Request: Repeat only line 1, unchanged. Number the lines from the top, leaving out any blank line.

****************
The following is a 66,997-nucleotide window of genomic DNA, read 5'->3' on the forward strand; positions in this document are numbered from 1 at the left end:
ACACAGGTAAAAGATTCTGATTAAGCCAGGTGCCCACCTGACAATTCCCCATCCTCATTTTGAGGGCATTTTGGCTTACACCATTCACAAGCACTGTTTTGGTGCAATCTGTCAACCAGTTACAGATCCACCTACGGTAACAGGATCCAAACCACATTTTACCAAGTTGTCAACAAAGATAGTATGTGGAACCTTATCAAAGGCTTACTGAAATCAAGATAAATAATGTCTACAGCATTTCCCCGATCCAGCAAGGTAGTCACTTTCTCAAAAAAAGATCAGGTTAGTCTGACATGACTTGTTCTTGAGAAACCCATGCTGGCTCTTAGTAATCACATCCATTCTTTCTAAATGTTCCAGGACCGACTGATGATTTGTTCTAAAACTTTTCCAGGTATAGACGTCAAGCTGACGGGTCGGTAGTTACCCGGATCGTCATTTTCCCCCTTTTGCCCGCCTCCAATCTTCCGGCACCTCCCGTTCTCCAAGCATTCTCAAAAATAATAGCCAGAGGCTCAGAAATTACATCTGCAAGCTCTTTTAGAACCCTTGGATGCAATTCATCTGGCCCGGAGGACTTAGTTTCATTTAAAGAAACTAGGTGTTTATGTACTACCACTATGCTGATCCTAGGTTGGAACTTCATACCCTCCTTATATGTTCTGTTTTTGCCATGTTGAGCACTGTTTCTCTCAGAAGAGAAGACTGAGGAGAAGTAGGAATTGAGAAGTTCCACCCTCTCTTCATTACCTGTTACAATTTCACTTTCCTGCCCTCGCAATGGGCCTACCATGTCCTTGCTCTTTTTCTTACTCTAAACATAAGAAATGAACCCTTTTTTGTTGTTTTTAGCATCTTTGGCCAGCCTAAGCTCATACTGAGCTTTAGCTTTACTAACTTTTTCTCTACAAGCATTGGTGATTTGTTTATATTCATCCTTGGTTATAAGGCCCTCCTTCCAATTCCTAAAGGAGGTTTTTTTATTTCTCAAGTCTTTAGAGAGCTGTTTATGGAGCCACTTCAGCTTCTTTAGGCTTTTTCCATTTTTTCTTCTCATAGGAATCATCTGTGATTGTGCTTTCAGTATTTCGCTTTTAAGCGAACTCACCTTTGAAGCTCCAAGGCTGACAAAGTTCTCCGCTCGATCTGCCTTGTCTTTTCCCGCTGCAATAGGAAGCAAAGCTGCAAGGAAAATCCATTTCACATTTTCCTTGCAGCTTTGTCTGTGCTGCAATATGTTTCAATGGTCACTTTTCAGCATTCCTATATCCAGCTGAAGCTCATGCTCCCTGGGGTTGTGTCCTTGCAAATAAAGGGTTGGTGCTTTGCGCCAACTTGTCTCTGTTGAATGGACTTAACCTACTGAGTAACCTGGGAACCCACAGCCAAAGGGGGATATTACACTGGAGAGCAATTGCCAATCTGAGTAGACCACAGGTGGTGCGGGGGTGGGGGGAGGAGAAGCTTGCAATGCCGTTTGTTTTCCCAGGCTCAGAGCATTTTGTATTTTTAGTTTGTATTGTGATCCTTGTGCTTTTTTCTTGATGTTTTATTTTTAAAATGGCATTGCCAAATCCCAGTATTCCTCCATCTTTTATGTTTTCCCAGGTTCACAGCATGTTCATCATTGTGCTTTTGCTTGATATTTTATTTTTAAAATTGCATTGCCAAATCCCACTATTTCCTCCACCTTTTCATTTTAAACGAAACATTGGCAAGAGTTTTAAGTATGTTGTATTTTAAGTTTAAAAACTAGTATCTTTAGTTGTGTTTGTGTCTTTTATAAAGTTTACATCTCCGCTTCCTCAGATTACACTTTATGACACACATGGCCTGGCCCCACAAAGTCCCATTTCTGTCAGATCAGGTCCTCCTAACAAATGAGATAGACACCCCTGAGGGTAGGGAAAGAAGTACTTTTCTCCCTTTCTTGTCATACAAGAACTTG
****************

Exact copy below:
The following is a 66,997-nucleotide window of genomic DNA, read 5'->3' on the forward strand; positions in this document are numbered from 1 at the left end: